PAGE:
BENGALURU: The Malaysian ringgit led losses among emerging Asian currencies and stock markets retreated on Friday, as US Treasury yields surged after the Federal Reserve chair said officials were “not confident” interest rates were high enough to defeat inflation.

The ringgit fell 0.6% against the dollar and was on track for its fourth straight session of losses. The benchmark index for the Kuala Lumpur stock market slipped 0.3%.

“The strength in the US yields and hawkish comments from Fed chair Jerome Powell are contributing to the easing of major Asian currencies including the Malaysian ringgit,” said Christopher Wong, FX strategist at OCBC.

The ringgit decline erased the 3% gain logged between Nov. 1 and Nov. 6, though the currency was holding onto a 0.15% rise for the week.

Stocks in South Korea slumped 1%, while those in Singapore, the Philippines and Taiwan dropped as much as 0.7%.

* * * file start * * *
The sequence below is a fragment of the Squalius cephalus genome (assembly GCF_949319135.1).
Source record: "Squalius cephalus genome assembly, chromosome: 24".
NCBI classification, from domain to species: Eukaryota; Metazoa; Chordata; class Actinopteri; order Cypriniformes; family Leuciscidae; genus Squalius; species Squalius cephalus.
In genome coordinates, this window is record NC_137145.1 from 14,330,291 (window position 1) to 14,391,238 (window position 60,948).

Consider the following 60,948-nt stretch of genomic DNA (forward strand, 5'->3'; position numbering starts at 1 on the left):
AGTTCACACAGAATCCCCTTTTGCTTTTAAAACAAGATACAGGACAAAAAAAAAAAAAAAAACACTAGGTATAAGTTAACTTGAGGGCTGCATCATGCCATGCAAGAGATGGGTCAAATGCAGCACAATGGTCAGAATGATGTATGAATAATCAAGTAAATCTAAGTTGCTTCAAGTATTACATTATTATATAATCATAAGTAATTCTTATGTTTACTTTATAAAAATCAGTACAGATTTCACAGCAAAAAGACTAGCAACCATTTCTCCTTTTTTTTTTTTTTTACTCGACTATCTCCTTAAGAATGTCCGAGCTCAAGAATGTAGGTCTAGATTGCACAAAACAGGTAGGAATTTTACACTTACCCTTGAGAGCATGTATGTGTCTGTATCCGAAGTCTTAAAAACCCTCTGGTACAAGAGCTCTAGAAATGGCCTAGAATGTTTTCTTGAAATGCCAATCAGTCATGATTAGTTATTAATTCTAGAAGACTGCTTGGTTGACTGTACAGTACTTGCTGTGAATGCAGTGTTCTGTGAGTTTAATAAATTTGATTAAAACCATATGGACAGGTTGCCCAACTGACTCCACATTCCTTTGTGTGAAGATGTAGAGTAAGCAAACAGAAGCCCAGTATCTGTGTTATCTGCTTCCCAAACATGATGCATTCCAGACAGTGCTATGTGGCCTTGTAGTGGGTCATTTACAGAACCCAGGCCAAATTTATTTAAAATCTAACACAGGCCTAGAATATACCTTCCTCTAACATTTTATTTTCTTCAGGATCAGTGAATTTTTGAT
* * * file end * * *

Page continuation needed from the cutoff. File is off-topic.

The South Korean won eased as well, weakening 0.5% against the US dollar.

“The won was initially supported by weekend news that Korea reimposed a full ban on equity short selling, which drove a sharp KOSPI rally on Monday,” said Chang Wei Liang, FX and credit strategist at DBS Group Research.

Following the strong rebound in the greenback, Chang predicts the USD-KRW pair to consolidate at around 1,320-1,340 for now. The won was trading at 1,316.0 per dollar as of 0310 GMT.

The Philippine central bank is set to meet on Nov. 16 to decide on its cash rate. Analysts at Citi expect the Bangko Sentral ng Pilipinas (BSP) to hike interest rate by a quarter-point.

The Indonesian rupiah dropped 0.2% against the greenback while stocks in Jakarta fell 1 percent.


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